Ryzen 5 3600X[119]July 7, 2019
US $249
3.8 4.4 95 W
Ryzen 5 3600XT[120]July 7, 2020
US $249
4.5
Performance
Ryzen 7 Pro 3700[121]September 30, 2019
OEM
TSMC
7FF
1 × CCD
1 × I/O
8 (16) 2 × 4 3.6 4.4 32 KB inst.
32 KB data
per core
512 KB
per core
32 MB
16 MB per CCX
AM424 (20+4) DDR4-3200
dual-channel
65 W[iii]
Ryzen 7 3700X[123]July 7, 2019
US $329
Ryzen 7 3800X[124]July 7, 2019
US $399
3.9 4.5 105 W
Ryzen 7 3800XT[125]July 7, 2020
US $399
4.7
Enthusiast
Ryzen 9 3900[126]October 8, 2019
OEM
TSMC
7FF
2 × CCD
1 × I/O
12 (24) 4 × 3 3.1 4.3 32 KB inst.
32 KB data
per core
512 KB
per core
64 MB
16 MB per CCX
AM424 (20+4) DDR4-3200
dual-channel
65 W
Ryzen 9 Pro 3900[127]September 30, 2019
OEM
Ryzen 9 3900X[128]July 7, 2019
US $499
3.8 4.6 105 W[iv]
Ryzen 9 3900XT[129]July 7, 2020
US $499
4.7
Ryzen 9 3950X[130]November 25, 2019
US $749
16 (32) 4 × 4 3.5
High-End Desktop (HEDT)
Ryzen Threadripper 3960X[131]November 25, 2019
US $1399
TSMC
7FF
4 × CCD
1 × I/O
24 (48) 8 × 3 3.8 4.5 32 KB inst.
32 KB data
per core
512 KB
per core
128 MB
16 MB per CCX
sTRX464 (56+8) DDR4-3200
quad-channel
280 W[v]
Ryzen Threadripper 3970X[133]November 25, 2019
US $1999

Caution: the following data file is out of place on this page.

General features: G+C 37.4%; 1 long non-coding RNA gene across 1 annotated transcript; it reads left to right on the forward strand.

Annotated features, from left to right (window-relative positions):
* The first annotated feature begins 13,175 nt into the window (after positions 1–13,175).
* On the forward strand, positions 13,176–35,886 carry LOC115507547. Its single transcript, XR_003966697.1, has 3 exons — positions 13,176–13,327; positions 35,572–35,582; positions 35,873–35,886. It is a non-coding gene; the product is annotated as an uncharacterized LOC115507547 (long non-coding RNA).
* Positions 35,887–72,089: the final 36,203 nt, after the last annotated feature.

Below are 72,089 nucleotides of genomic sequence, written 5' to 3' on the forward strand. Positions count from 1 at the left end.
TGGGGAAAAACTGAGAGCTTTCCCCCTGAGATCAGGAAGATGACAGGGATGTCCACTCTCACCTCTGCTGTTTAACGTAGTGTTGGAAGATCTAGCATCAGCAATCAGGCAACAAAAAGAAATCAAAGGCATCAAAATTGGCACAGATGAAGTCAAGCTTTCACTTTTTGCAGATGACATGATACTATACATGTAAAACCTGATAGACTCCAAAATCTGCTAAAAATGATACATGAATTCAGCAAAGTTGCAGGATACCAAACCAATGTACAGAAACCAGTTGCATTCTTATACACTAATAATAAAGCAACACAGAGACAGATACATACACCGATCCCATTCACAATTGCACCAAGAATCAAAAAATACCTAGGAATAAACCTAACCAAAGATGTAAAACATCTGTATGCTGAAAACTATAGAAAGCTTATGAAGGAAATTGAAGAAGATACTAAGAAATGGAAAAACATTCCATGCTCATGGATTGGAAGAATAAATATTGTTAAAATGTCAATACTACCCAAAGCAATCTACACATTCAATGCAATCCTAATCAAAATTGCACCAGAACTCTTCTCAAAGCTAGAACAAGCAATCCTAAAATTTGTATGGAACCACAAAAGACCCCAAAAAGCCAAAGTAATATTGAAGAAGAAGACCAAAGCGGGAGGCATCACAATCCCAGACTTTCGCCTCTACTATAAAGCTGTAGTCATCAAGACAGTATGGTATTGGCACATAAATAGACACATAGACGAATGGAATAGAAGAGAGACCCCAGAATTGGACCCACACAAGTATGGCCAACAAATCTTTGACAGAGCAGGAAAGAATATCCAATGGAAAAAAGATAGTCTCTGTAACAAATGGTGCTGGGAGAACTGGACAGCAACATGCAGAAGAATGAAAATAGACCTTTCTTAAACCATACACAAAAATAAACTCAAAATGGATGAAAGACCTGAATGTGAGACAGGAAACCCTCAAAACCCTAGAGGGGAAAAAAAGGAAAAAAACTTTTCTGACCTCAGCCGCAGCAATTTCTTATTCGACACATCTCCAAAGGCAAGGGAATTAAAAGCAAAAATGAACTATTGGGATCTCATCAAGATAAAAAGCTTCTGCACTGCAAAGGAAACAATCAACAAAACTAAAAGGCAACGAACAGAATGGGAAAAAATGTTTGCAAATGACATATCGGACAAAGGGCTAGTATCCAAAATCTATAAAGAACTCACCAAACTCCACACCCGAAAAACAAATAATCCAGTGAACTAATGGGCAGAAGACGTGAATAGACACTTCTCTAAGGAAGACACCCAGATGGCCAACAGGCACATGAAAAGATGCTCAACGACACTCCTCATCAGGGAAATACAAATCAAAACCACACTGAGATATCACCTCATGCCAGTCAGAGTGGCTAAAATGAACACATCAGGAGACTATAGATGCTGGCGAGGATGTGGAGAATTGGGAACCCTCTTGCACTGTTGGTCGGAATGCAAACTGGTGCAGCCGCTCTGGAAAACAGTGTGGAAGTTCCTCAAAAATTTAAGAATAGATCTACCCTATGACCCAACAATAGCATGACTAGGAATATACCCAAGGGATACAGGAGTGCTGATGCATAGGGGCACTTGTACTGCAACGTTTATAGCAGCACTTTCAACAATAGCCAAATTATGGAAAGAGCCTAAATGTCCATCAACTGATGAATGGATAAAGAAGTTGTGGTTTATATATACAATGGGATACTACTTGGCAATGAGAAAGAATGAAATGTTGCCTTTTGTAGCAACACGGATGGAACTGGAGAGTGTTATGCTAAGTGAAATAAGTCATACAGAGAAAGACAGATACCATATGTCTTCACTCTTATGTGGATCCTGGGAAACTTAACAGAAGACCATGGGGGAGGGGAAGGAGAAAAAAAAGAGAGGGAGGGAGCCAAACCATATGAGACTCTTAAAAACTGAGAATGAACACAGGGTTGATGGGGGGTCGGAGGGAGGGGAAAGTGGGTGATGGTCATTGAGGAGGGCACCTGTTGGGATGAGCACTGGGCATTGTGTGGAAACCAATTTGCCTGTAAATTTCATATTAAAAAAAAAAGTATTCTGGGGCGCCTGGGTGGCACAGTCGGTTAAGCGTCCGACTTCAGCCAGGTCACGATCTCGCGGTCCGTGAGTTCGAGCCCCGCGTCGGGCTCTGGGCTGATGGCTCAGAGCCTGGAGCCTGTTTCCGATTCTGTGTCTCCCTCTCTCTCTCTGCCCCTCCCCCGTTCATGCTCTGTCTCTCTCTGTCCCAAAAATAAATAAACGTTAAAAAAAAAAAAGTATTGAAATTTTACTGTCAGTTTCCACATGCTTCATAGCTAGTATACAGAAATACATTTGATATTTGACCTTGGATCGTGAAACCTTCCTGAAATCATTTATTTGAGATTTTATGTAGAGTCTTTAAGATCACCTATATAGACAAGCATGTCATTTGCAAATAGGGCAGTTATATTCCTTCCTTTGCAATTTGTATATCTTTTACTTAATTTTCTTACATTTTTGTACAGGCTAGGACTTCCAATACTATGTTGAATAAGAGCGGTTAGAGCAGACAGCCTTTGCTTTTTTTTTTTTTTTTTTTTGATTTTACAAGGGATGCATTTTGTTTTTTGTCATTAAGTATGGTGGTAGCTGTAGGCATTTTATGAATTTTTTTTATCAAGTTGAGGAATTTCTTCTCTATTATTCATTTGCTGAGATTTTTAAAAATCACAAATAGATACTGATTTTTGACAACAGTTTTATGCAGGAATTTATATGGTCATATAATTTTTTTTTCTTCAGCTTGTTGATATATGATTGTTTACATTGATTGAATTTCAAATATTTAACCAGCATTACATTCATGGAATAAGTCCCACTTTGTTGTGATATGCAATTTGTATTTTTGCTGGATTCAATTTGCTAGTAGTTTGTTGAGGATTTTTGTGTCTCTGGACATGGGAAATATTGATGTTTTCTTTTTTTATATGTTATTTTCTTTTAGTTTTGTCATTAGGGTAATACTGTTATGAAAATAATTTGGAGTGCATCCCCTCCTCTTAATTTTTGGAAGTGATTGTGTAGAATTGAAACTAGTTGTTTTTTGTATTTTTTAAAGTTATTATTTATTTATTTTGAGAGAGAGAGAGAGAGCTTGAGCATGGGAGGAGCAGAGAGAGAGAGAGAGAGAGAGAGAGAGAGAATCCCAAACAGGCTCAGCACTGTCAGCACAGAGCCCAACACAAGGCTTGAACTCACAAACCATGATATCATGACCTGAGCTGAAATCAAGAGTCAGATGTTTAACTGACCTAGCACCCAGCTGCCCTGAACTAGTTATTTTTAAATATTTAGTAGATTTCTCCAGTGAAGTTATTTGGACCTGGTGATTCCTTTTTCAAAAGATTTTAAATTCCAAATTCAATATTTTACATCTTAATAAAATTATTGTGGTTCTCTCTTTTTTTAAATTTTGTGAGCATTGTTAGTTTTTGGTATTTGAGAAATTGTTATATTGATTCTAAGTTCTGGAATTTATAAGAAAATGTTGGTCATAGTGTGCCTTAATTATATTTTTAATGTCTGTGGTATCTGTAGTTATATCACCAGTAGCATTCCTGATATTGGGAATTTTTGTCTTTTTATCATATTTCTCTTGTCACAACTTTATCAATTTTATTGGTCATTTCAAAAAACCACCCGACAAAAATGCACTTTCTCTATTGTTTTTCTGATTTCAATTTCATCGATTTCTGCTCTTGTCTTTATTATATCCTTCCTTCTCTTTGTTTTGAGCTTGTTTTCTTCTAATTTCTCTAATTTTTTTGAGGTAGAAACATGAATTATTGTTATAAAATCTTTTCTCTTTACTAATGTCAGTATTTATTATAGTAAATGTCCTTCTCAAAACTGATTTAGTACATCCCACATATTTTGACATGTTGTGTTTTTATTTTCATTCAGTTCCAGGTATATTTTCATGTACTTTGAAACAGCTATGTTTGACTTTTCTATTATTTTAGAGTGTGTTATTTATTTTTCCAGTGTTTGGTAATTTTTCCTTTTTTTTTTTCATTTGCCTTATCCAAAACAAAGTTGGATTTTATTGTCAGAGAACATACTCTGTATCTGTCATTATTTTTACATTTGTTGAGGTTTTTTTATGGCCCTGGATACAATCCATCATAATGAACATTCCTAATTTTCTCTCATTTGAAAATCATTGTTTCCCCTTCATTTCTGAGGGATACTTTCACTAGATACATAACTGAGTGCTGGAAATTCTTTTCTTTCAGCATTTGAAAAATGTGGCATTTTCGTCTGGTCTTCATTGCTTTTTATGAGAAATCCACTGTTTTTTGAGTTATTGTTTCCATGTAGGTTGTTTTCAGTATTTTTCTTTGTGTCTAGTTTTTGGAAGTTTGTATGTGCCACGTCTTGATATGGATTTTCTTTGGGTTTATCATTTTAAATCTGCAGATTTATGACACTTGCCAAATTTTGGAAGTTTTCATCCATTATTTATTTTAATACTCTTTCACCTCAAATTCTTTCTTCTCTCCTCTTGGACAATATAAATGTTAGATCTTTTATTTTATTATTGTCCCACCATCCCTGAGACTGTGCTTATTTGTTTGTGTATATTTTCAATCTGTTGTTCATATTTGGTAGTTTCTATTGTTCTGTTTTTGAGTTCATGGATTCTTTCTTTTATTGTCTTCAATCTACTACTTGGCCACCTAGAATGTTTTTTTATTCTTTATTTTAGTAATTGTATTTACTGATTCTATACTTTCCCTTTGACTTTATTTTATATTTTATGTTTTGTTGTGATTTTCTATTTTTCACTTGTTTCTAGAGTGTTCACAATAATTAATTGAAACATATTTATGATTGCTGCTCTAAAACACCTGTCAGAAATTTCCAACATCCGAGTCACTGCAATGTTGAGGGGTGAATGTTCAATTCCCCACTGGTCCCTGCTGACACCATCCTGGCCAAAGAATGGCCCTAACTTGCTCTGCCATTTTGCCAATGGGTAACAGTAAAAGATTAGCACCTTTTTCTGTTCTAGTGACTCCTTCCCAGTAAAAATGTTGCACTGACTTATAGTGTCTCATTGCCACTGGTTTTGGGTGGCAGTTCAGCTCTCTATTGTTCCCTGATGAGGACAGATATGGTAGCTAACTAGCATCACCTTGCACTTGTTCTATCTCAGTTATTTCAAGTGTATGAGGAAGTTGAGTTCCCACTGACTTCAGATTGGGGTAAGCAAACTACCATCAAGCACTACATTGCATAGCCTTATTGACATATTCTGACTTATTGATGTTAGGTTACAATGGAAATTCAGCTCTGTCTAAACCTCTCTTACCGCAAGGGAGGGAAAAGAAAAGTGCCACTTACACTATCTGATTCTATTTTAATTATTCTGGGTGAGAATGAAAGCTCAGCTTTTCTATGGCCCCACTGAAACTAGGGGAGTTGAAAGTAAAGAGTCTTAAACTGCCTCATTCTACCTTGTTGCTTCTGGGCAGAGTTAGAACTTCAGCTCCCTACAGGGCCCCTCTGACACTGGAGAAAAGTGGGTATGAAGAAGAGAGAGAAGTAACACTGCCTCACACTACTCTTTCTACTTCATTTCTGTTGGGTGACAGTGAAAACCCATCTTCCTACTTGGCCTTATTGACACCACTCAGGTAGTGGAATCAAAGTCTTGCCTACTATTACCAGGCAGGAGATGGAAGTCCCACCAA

32 (64) 8 × 4 3.7 4.5
Ryzen Threadripper 3990X[134]February 7, 2020
US $3990
8 × CCD
1 × I/O
64 (128) 16 × 4 2.9 4.3 256 MB
16 MB per CCX
Workstation
Ryzen Threadripper Pro 3945WX[135]July 14, 2020
OEM
TSMC
7FF
2 × CCD
1 × I/O
12 (24) 4 × 3 4.0 4.3 32 KB inst.
32 KB data
per core
512 KB
per core
64 MB
16 MB per CCX
sWRX8 128 (120+8) DDR4-3200
octa-channel
280 W
Ryzen Threadripper Pro 3955WX[136]July 14, 2020
OEM
16 (32) 4 × 4 3.9
Ryzen Threadripper Pro 3975WX[137]July 14, 2020
OEM
4 × CCD
1 × I/O
32 (64) 8 × 4 3.5 4.2 128 MB
16 MB per CCX
Ryzen Threadripper Pro 3995WX[138]July 14, 2020
OEM
8 × CCD
1 × I/O
64 (128) 16 × 4 2.7 4.2 256 MB
16 MB per CCX
  1. ^Core Complexes (CCXs) × cores per CCX
  2. ^The chipset itself provides additional user-accessible PCIe lanes and integrated PCIe devices, see AM4 chipsets.
  3. ^Ryzen 7 3700X may consume over 90 W under load.[122]
  4. ^Ryzen 9 3900X and Ryzen 9 3950X may consume over 145 W under load.[122]
  5. ^Ryzen Threadripper 3990X may consume over 490 W under load.[132]


The 4-, 6- and 8-core processors have one core chiplet. The 12- and 16-core processors have two core chiplets. In all cases the I/O die is the same.[110]

The Threadripper 24- and 32-core processors have four core chiplets. The 64-core processor has eight core chiplets. All Threadripper processors use the same I/O die.

APUs[edit]

Both mobile and desktop APUs are based on the Picasso microarchitecture, a 12 nm refresh of Raven Ridge, offering a modest increase in clock speeds (up to an additional 300 MHz maximum boost), Precision Boost 2, an up to 3% increase in IPC from the move to the Zen+ core with its reduced cache and memory latencies, and newly added solder thermal interface material for the desktop parts.[139]